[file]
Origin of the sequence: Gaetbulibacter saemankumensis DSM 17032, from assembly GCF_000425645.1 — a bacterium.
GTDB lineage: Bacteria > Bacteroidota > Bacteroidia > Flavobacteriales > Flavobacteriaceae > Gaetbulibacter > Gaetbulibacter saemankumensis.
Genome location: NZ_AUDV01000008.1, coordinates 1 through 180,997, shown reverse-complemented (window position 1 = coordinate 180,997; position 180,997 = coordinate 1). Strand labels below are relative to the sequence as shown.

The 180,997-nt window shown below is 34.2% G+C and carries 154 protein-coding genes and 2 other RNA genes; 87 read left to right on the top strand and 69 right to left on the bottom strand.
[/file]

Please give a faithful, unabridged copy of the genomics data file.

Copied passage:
Origin of the sequence: Gaetbulibacter saemankumensis DSM 17032, from assembly GCF_000425645.1 — a bacterium.
GTDB lineage: Bacteria > Bacteroidota > Bacteroidia > Flavobacteriales > Flavobacteriaceae > Gaetbulibacter > Gaetbulibacter saemankumensis.
Genome location: NZ_AUDV01000008.1, coordinates 1 through 180,997, shown reverse-complemented (window position 1 = coordinate 180,997; position 180,997 = coordinate 1). Strand labels below are relative to the sequence as shown.

The 180,997-nt window shown below is 34.2% G+C and carries 154 protein-coding genes and 2 other RNA genes; 87 read left to right on the top strand and 69 right to left on the bottom strand.